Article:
- making a bee water fountain by leaving a water bowl outside;
- helping sustaining forest ecosystems;
- raising awareness around us by sharing this information within our communities and networks; The decline of bees affects us all!
As beekeepers, or farmers by:
- reducing, or changing the usage of pesticides;
- diversifying crops as much as possible, and/or planting attractive crops around the field;
- creating hedgerows.
As governments and decision-makers by:
- strengthening the participation of local communities in decision-making, in particular that of indigenous people, who know and respect ecosystems and biodiversity;
- enforcing strategic measures, including monetary incentives to help change;
- increasing collaboration between national and international organizations, organizations and academic and research networks to monitor and evaluate pollination services.
Why do we need pollinators?
Pollinators allow many plants, including many food crops, to reproduce. Indeed, the food that we eat, such as fruits and vegetables, directly relies on pollinators. A world without pollinators would equal a world without food diversity – no blueberries, coffee, chocolate, cucumbers and so much more. They also serve as sentinels for emergent environmental risks, signaling the health of local ecosystems.
Pollination, a pillar of our ecosystems
Pollinators not only help ensure the abundance of fruits, nuts, and seeds, but also their variety and quality, which is crucial for human nutrition. Beyond food, pollinators also contribute directly to medicines, biofuels, fibers like cotton and linen, and construction materials.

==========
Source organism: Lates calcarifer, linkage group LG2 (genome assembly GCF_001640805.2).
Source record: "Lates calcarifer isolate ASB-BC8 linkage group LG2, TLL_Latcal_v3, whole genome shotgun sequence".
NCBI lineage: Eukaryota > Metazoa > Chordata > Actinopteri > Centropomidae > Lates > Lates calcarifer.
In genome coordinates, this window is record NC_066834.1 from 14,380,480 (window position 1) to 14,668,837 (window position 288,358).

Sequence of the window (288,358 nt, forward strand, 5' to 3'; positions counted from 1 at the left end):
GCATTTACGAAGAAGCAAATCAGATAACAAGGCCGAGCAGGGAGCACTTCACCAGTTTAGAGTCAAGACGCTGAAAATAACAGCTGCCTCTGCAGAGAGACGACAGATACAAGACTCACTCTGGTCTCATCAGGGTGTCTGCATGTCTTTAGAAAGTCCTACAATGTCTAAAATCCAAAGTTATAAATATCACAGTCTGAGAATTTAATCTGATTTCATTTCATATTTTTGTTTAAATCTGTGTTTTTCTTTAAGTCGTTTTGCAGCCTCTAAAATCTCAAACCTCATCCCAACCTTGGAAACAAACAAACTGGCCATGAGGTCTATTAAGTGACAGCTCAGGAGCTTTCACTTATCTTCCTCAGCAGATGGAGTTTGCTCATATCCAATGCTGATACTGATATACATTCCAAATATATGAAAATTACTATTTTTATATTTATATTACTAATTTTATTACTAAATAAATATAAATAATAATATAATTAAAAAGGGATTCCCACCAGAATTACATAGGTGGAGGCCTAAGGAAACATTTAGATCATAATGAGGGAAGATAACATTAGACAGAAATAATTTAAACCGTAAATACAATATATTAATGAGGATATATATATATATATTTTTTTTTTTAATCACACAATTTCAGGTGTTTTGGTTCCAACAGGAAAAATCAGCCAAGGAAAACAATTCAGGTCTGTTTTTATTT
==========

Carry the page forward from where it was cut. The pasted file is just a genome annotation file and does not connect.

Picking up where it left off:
The vast majority of flowering plant species only produce seeds if animal pollinators move pollen from the anthers to the stigmas of their flowers. Without this service, many interconnected species and processes functioning within the ecosystem would collapse.
Pollination is therefore a keystone process, in both human managed and natural terrestrial ecosystems. It is critical for food production and human livelihoods and directly links wild ecosystems with agricultural production systems
Learn more about the link between pollinators and the food we eat!
Bees, the ambassadors of pollinators
Most of the 25,000 to 30,000 species of bees (Hymenoptera: Apidae) are effective pollinators, and together with moths, flies, wasps, beetles, and butterflies, they make up the majority of pollinating species. But the diversity of pollinators and pollination systems is striking.
Indeed, there are also vertebrate pollinators, including bats, non-flying mammals (such as several species of monkey, rodents, lemur, tree squirrels, olingo, and kinkajou) and birds (hummingbirds, sunbirds, honeycreepers and some parrot species).
Current understanding of the pollination process shows that, while specific relationships exist between plants and their pollinators, healthy pollination services are best ensured by an abundance and diversity of pollinators.
No pollinators, no SDGs!
The diversity of pollinators have a direct and positive impact on crop yields. Bees and other pollinating insects are, in fact, improving the food production of 2 billion small farmers worldwide, helping to ensure food security for the world’s population. Honey hunting of wild bee colonies also remains an important part of the livelihoods of forest-dependent peoples in many developing countries. Conversely, the decline of these species has many consequences on our ecosystems and on the quality and quantities of food crops, with a direct consequence of an imbalance in diets and a depletion of natural resources, as well as an impoverishment of populations. The health and even the lives of billions of people will be affected and, therefore, many sustainable development goals (SDGs), such as the one aiming at ending world hunger and the one aiming at preserving and restoring terrestrial ecosystems, will no longer be attainable.
Discover the goal that aims to preserve our ecosystems!
Over 80% of human food is supplied by plants. The loss of pollinators would, therefore, lead to an exponential loss of biodiversity, endangering our ecosystems and our diet.
Adapting to changing climates
A diverse assemblage of pollinators, with different traits and responses to ambient conditions, is also one of the best ways to minimize risks due to climate change. Their diversity ensures that there are effective pollinators not just for current conditions, but for future conditions, as well. As a result of biodiversity, resilience can therefore be built in agro-ecosystems.